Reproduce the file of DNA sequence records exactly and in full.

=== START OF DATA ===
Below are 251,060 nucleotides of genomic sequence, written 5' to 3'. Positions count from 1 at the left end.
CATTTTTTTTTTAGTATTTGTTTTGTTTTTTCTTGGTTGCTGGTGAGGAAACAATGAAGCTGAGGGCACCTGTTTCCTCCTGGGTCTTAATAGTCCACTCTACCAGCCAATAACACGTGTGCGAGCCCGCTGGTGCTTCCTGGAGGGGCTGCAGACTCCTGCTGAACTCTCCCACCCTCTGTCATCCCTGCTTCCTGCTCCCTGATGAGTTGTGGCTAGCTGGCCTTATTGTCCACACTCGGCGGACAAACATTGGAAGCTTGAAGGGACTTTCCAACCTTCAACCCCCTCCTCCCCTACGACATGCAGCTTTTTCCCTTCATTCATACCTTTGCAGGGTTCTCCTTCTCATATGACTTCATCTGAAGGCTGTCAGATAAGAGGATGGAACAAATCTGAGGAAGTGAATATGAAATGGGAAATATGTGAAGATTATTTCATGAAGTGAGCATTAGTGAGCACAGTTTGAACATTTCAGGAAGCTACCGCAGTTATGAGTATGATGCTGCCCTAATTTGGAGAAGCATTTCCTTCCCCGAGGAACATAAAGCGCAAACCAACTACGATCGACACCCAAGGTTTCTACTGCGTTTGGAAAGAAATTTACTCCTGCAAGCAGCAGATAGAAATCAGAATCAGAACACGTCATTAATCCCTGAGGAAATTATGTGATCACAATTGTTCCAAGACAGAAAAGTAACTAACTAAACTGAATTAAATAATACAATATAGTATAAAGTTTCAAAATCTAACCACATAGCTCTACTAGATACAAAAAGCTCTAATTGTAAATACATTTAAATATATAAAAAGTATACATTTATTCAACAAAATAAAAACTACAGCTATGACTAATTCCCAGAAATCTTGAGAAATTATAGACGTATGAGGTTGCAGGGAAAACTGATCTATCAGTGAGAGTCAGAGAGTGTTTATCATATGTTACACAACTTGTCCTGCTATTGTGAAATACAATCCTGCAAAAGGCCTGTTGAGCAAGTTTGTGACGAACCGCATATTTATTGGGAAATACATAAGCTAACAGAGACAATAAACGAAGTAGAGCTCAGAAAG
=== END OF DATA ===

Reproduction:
Below are 251,060 nucleotides of genomic sequence, written 5' to 3'. Positions count from 1 at the left end.
CATTTTTTTTTTAGTATTTGTTTTGTTTTTTCTTGGTTGCTGGTGAGGAAACAATGAAGCTGAGGGCACCTGTTTCCTCCTGGGTCTTAATAGTCCACTCTACCAGCCAATAACACGTGTGCGAGCCCGCTGGTGCTTCCTGGAGGGGCTGCAGACTCCTGCTGAACTCTCCCACCCTCTGTCATCCCTGCTTCCTGCTCCCTGATGAGTTGTGGCTAGCTGGCCTTATTGTCCACACTCGGCGGACAAACATTGGAAGCTTGAAGGGACTTTCCAACCTTCAACCCCCTCCTCCCCTACGACATGCAGCTTTTTCCCTTCATTCATACCTTTGCAGGGTTCTCCTTCTCATATGACTTCATCTGAAGGCTGTCAGATAAGAGGATGGAACAAATCTGAGGAAGTGAATATGAAATGGGAAATATGTGAAGATTATTTCATGAAGTGAGCATTAGTGAGCACAGTTTGAACATTTCAGGAAGCTACCGCAGTTATGAGTATGATGCTGCCCTAATTTGGAGAAGCATTTCCTTCCCCGAGGAACATAAAGCGCAAACCAACTACGATCGACACCCAAGGTTTCTACTGCGTTTGGAAAGAAATTTACTCCTGCAAGCAGCAGATAGAAATCAGAATCAGAACACGTCATTAATCCCTGAGGAAATTATGTGATCACAATTGTTCCAAGACAGAAAAGTAACTAACTAAACTGAATTAAATAATACAATATAGTATAAAGTTTCAAAATCTAACCACATAGCTCTACTAGATACAAAAAGCTCTAATTGTAAATACATTTAAATATATAAAAAGTATACATTTATTCAACAAAATAAAAACTACAGCTATGACTAATTCCCAGAAATCTTGAGAAATTATAGACGTATGAGGTTGCAGGGAAAACTGATCTATCAGTGAGAGTCAGAGAGTGTTTATCATATGTTACACAACTTGTCCTGCTATTGTGAAATACAATCCTGCAAAAGGCCTGTTGAGCAAGTTTGTGACGAACCGCATATTTATTGGGAAATACATAAGCTAACAGAGACAATAAACGAAGTAGAGCTCAGAAAG